08 August 2007

08 August 2007 - Israeli judiciary under threat?

The Israeli judiciary is in the midst of its most serious crisis in recent memory. The trouble started when Daniel Friedman was appointed to head the justice ministry. As the Jerusalem Post reported at the time: “Friedman has been writing articles . . . for years that have been highly critical of the Supreme Court, the system of appointing justices and the appointment of Dorit Beinisch to head the court.”

Though Friedman’s appointment passed the Knesset by a wide margin, he was attacked from both right and left for his views, which are hostile to the activist role the court has played in recent years. In addition, many people have taken issue with his style of criticism, which has been described as unduly harsh. He also apparently has a history of clashes with High Court president Dorit Beinisch.

Friedman’s proposals for judicial reform have not mended fences. For example, he wants search committees, which would include politicians, to help appoint the presidents of the District Court and the Magistrates’ Courts. Currently, the Supreme Court and its president review these appointments. Beinisch and many of her colleagues view Friedman’s reforms as an assault on judicial independence.

The arguments have exploded into a bitter public spat that is probably having a negative effect on public perceptions of, and confidence in, the Israeli judiciary. Looking at the issue narrowly, Beinisch is correct that Friedman is flouting established Israeli legal traditions. A broader view, however—one that takes international comparisons into account—casts his reforms in a more positive light.

In the United States, whose legal system is the envy of the world, federal judges are only selected by politicians—namely, the President and the Senate. In many states, judges are politicians themselves, elected directly by the voters. In South Africa, judges are selected by a commission that includes judges and legal experts, as well as Members of Parliament from the ruling party and various opposition parties.

What Friedman’s critics are calling judicial independence might therefore be regarded instead as excessive judicial power. There is hardly an apex court in the democratic world that is as activist as the Israeli High Court of Justice has been in recent years. Essentially, it has created a tradition of constitutional law without a constitution—perhaps a necessary task, but one that tests the separation of powers.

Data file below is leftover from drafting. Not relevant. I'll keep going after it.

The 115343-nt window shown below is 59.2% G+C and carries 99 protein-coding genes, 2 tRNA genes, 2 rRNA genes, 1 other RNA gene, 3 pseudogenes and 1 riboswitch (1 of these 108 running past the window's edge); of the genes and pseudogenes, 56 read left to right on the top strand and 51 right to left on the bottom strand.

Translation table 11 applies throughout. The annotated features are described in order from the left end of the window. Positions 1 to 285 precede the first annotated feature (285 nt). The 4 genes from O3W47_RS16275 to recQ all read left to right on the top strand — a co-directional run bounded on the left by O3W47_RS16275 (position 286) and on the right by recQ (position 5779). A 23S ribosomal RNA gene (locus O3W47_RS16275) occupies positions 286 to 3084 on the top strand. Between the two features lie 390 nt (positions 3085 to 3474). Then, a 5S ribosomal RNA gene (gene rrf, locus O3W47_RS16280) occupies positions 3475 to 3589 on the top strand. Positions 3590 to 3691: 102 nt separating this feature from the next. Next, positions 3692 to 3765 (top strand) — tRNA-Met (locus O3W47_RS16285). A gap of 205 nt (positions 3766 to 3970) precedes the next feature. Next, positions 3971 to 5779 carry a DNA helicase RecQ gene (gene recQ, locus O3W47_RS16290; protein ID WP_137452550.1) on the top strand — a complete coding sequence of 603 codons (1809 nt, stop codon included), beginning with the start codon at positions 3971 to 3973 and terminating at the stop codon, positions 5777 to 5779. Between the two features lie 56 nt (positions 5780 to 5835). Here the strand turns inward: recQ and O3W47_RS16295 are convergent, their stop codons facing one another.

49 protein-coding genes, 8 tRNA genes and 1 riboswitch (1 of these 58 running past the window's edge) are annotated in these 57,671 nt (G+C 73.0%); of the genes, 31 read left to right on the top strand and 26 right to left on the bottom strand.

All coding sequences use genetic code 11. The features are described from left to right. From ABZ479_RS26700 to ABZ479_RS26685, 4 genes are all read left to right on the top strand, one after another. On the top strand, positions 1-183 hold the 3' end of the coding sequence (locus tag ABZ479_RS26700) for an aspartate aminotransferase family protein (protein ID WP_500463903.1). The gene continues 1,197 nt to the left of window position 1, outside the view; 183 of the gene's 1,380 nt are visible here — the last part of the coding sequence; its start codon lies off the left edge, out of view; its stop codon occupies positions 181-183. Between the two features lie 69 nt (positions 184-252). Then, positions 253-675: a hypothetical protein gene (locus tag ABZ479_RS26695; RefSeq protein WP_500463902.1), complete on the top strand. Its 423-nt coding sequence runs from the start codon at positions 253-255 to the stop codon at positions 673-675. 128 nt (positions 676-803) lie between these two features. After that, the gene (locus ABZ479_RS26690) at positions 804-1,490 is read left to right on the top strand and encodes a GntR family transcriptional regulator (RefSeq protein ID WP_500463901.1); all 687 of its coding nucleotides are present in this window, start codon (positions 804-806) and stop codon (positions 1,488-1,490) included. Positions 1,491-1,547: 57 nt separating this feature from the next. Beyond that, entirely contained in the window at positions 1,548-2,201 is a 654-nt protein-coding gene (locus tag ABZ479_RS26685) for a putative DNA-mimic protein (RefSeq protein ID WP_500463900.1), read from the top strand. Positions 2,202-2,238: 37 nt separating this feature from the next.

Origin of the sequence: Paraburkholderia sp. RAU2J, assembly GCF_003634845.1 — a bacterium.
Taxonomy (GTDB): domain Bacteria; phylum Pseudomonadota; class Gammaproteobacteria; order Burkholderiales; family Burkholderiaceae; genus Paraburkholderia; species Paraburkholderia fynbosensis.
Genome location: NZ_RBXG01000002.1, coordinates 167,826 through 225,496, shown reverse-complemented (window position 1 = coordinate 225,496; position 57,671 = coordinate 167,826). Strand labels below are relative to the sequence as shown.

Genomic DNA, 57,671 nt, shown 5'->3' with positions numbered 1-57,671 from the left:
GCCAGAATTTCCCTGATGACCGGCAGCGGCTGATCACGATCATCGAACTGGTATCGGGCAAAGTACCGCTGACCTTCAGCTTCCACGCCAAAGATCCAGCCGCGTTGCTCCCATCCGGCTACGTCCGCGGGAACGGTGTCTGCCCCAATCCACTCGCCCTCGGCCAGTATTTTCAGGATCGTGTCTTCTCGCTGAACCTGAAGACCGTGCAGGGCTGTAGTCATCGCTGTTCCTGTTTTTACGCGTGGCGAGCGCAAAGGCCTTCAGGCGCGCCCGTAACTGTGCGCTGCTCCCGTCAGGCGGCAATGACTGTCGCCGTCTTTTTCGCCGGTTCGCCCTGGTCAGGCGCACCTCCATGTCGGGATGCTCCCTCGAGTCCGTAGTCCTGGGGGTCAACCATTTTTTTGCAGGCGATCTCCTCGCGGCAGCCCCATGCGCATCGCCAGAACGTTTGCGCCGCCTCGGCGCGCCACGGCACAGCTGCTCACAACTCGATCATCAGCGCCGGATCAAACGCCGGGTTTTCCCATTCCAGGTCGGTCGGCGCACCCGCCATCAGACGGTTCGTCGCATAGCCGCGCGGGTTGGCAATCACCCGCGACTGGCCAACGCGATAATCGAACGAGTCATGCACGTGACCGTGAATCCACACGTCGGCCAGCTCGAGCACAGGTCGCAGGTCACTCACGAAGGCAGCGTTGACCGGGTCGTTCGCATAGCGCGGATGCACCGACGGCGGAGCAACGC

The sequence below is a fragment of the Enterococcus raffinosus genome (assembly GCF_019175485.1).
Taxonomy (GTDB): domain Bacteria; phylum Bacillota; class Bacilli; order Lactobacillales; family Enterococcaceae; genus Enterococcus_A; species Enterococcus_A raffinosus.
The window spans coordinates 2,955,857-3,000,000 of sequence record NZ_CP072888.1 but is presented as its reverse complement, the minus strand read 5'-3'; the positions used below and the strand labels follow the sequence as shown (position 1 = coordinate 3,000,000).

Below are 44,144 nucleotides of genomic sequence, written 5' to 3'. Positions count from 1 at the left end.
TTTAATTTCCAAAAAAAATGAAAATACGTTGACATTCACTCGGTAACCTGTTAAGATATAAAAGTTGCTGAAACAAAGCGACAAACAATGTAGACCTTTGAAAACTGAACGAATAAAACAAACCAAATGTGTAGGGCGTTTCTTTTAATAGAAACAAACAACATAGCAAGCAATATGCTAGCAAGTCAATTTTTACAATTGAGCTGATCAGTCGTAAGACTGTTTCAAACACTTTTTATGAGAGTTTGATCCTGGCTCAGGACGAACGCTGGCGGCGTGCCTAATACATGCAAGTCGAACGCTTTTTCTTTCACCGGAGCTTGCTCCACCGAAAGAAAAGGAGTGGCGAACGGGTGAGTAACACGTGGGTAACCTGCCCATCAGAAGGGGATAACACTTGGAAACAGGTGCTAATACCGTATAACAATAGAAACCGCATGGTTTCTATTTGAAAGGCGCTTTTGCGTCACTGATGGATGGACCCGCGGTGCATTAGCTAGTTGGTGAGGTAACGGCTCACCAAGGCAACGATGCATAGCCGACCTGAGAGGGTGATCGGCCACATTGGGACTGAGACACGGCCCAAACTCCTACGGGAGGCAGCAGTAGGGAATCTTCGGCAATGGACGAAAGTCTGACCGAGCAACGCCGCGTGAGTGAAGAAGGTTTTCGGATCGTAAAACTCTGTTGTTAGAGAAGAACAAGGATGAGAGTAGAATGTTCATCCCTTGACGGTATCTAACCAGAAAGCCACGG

The problem with giving Knesset members more say in the management of the judiciary, however, is that the Knesset itself has far-reaching authority that exceeds the international norm for democratic legislatures. It can, for example, fairly easily amend the Basic Laws that form a kind of quasi-constitution. Giving its members a role in judicial appointments might be replacing one arbitrary power with another.

There are, to be sure, pressures building in the Knesset to change the ideological posture of the High Court. Many on the right feel aggrieved by its many reformist interventions. There is an idea floating about—similar to current racial criticisms of the South African judiciary by the ANC—that the judiciary is the last bastion of the Ashkenazi elite, and that its integration can achieve social as well as political goals.

The response of the left has been one of near panic. One human rights activist told me today that she fears that if Friedman has its way, the last line of defense against “fascism” in the Knesset will fall. Most seem to share the belief that Friedman’s appointment was a deliberate attempt by a center-right government to undermine the human rights gains of the Barak and Beinsisch courts.

There is no end in sight to this dispute, and there is a real risk that it could become a constitutional crisis. Of course, Israel has no constitution—and that is precisely the problem. The judiciary has had to play an activist role because there have been few other ways to protect basic rights from the Knesset. But on some issues it has perhaps imposed its views over the will of the majority to an inappropriate extent.

There are perhaps two ways to resolve the conflict. Beinisch and Friedman might reach some kind of compromise; this is, apparently, what other justices are trying to arrange. There are ample precedents for such a deal, including the Harari compromise that postponed Israel’s constitution-writing process in the first place. The other possibility is to actually sit down and finally write a constitution.

I would back the second option, and perhaps it is time for a senior leader—such as new President Shimon Peres, who has achieved some distance from the fray—to call Israelis together to resolve all their outstanding political ambivalences. Alongside the issue of Arab rights and the confusion over the role of religion, the question of the future of the Israeli judiciary is a challenge to Israel’s democratic foundations.

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